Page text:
1931 Iris Verna
Addisonia page 15, plate 520, 1931
Native of the Coastal Plain and adjacent Piedmont of the southeastern United States
Family Iridaceae, Iris Family
Iris verna L. Sp. PI. 38. 1753.
Compared with the eastern North American tall irises, the dwarf ones are now kno^\^l to be in a striking minority. When Linnaeus published his "Species Plantarum" in 1753, only two North American species of iris were known. One of these, the common blue-flag, which he named Iris versicolor, has already been figured in Addisonia (Plate 316), and the other is here described. Both had been collected by John Clayton on the Coastal Plain of Virginia, and catalogued in Gronovius' Flora Virginica in 1737.
Although no fossil irises are knoTvn, so that it is not possible to trace the genus far back into the geologic past, the more recent history of some of the species can be inferred from their present day distribution. Prior to the Tertiary epoch, the Coastal Plain as we now know it was non-existent, and plant species which now occur upon it must represent descendants from those which at that time grew in other provinces, especially in the southern Alleghenies and in the Piedmont plateau. As the newly deposited strata gradually emerged from the sea, seeds of many of the upland plants became dispersed over the fresh laud surface, and in cases where the soil and climatic conditions proved favorable, new colonies were developed. In some cases the descendants which proved adapted to the strange surroundings are morphologically indistinguishable from those which remained behind. In others, the diiferences in physiological influences which made survival in the new territory possible were accompanied by differences in morphology as well.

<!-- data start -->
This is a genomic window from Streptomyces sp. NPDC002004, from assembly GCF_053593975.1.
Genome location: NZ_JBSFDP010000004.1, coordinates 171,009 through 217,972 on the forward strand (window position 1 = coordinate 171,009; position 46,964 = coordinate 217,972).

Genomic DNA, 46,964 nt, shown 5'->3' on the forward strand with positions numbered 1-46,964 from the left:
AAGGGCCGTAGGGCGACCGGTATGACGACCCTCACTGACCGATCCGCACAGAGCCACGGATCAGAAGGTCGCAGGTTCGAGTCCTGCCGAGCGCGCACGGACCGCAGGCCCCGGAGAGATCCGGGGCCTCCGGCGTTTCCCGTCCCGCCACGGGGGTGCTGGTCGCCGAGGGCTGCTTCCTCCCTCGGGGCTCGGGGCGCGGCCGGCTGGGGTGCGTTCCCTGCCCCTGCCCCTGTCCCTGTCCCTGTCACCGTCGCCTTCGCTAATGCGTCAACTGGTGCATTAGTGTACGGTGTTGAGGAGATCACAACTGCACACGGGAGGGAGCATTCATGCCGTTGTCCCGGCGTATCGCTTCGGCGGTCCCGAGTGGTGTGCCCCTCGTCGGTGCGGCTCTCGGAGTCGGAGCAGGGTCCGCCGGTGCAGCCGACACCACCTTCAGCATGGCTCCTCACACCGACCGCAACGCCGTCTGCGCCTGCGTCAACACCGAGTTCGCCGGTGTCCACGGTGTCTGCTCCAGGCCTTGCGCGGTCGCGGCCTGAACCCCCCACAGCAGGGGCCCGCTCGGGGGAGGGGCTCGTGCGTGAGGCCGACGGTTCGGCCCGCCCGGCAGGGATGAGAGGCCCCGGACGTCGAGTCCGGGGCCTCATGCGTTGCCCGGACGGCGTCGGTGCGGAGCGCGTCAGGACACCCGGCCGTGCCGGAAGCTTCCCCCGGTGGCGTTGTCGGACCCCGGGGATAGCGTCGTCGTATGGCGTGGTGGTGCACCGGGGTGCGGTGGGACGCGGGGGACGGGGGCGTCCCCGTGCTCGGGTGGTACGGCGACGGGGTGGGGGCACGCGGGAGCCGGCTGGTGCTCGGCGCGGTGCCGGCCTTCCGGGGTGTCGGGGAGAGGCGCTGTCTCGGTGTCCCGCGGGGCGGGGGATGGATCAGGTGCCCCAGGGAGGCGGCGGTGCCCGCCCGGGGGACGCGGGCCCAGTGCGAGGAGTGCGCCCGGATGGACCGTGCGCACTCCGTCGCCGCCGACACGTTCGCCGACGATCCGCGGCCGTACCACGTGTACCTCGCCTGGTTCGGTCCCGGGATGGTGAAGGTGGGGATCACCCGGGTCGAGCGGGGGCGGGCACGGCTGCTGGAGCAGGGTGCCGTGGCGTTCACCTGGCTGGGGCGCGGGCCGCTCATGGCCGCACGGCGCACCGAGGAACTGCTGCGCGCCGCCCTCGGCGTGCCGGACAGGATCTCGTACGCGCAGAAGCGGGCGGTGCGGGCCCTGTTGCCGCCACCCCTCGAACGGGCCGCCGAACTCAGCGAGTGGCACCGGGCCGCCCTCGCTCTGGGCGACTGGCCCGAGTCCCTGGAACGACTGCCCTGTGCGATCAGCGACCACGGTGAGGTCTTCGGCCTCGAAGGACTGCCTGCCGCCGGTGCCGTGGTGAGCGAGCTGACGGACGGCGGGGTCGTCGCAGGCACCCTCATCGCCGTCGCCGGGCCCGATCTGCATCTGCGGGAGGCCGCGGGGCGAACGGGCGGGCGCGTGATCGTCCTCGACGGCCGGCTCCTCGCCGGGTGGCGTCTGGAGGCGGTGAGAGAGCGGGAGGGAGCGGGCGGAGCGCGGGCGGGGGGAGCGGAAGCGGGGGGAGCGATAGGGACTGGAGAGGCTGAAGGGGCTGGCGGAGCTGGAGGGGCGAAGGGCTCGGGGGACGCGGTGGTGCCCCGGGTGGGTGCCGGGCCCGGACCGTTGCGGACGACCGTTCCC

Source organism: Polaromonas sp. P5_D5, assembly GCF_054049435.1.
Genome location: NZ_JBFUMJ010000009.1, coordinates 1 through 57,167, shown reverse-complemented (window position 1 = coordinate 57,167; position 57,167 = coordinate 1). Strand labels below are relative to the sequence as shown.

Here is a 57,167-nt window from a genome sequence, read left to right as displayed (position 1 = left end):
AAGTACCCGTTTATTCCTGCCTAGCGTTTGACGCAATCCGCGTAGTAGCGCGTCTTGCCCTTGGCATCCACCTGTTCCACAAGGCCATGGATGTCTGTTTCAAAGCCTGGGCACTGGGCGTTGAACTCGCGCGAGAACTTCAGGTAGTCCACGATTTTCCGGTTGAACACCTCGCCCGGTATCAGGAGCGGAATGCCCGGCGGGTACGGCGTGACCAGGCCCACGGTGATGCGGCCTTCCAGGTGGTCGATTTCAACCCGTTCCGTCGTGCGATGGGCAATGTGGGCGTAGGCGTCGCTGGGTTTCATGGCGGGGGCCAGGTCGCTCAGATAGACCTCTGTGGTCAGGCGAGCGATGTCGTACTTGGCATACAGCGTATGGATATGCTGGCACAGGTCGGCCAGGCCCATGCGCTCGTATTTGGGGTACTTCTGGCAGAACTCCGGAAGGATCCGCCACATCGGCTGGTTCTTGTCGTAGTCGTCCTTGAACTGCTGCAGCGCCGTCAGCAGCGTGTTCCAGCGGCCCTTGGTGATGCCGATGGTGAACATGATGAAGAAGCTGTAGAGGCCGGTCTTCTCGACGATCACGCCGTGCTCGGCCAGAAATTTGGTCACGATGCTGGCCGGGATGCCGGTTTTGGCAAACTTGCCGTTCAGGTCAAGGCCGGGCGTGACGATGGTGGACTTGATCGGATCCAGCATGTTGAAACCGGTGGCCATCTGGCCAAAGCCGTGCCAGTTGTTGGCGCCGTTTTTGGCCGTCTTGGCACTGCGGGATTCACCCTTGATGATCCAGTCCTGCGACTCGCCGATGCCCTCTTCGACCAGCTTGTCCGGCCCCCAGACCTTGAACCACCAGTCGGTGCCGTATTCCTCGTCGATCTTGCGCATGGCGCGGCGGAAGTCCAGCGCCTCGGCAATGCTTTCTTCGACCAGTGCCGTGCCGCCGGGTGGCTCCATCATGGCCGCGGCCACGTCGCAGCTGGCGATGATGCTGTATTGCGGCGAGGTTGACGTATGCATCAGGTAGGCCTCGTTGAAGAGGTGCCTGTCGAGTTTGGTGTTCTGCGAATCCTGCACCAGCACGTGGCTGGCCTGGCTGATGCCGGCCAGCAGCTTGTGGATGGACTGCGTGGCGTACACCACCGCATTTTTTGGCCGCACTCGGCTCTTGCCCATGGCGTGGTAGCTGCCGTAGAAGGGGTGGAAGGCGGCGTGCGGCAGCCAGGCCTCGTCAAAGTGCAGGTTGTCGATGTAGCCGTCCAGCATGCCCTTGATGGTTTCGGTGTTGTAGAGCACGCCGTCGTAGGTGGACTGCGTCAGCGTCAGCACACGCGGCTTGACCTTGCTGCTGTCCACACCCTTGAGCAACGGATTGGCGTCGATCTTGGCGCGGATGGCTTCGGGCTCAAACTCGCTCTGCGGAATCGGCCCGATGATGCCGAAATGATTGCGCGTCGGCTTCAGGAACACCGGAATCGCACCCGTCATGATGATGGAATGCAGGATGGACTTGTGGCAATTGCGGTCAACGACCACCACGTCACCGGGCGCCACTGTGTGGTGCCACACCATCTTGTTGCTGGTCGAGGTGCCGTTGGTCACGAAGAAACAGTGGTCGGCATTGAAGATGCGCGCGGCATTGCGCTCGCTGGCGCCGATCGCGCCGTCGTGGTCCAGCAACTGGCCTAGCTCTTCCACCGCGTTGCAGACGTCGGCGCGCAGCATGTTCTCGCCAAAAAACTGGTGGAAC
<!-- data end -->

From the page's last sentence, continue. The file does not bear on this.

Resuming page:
The violet iris group appears to represent an instance of the latter type of relationship.
On comparing the plants of violet iris which at present grow in the Piedmont of North Carolina and adjoining states with those found on the Coastal Plain, it is found that the latter have developed a more lax habit, with slender, long jointed rootstocks, and a smaller, usually more fragrant flower which has narrower-clawed sepals and longer-clawed petals. These features persist throughout its known range, which extends from central Georgia to southeastern Pennsylvania, on the Coastal Plain and rarely just above the Fall Line on the Piedmont.
Iris verna occurs native in sandy or peaty soil which is strongly acid in reaction, and attempts to cultivate it in ordinary non-acid
For more information on historic Irises visit the Historic Iris Preservation Society at